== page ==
I had just finished opening an account at the local bank late last week when I happened to catch a glimpse of the bank manager’s computer screen: He had about 20 Web browser windows open, and it was hard to ignore the fact that he was using Internet Explorer 6 to surf the Web.
For more than a second I paused, and considered asking for my deposit back.
“Whoa,” I said. “Are you really still using IE6?”
“Yeah,” the guy grinned sheepishly, shaking his head. “We’re supposed to get new computers soon, but I dunno, that’s been a long time coming.”
“Wow. That’s nuts,” I said. “You’ve heard about this latest attack on IE, right?”
I might as well have asked him about the airspeed velocity of an African Swallow. Dude just shook his head, and so did I.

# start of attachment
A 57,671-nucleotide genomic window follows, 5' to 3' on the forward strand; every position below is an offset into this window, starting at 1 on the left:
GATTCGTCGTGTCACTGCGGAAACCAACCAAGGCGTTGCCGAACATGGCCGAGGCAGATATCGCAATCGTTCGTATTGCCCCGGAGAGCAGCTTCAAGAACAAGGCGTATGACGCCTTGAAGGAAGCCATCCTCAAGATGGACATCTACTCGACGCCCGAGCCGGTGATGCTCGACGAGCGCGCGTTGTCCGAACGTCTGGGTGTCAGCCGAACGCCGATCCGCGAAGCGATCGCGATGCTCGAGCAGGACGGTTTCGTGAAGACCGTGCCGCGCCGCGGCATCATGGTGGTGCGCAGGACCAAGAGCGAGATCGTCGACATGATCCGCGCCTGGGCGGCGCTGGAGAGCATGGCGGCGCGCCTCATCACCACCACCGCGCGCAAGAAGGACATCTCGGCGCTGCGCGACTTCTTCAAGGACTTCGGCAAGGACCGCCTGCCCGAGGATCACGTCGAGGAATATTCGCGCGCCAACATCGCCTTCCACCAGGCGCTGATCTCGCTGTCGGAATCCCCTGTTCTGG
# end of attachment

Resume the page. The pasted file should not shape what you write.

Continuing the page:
Well, you can’t really blame the poor guy for not knowing. Just hours before, Microsoft Chief Executive Steve Ballmer looked a bit like a deer in headlights when, standing in front of the White House in a planned CNBC interview on how the Obama administration is looking to use technology to streamline its operations, he was suddenly asked about a report just released from McAfee effectively blaming a slew of recent cyber break-ins at Google, Adobe and more than 30 top other Silicon Valley firms on a previously unknown flaw in IE.
“Cyber attacks and occasional vulnerabilities are a way of life,” Ballmer said. “If the issue is with us, we’ll work through it with all of the important parties. We have a whole team of people that responds very real time to any report that it may have something to do with our software, which we don’t know yet.”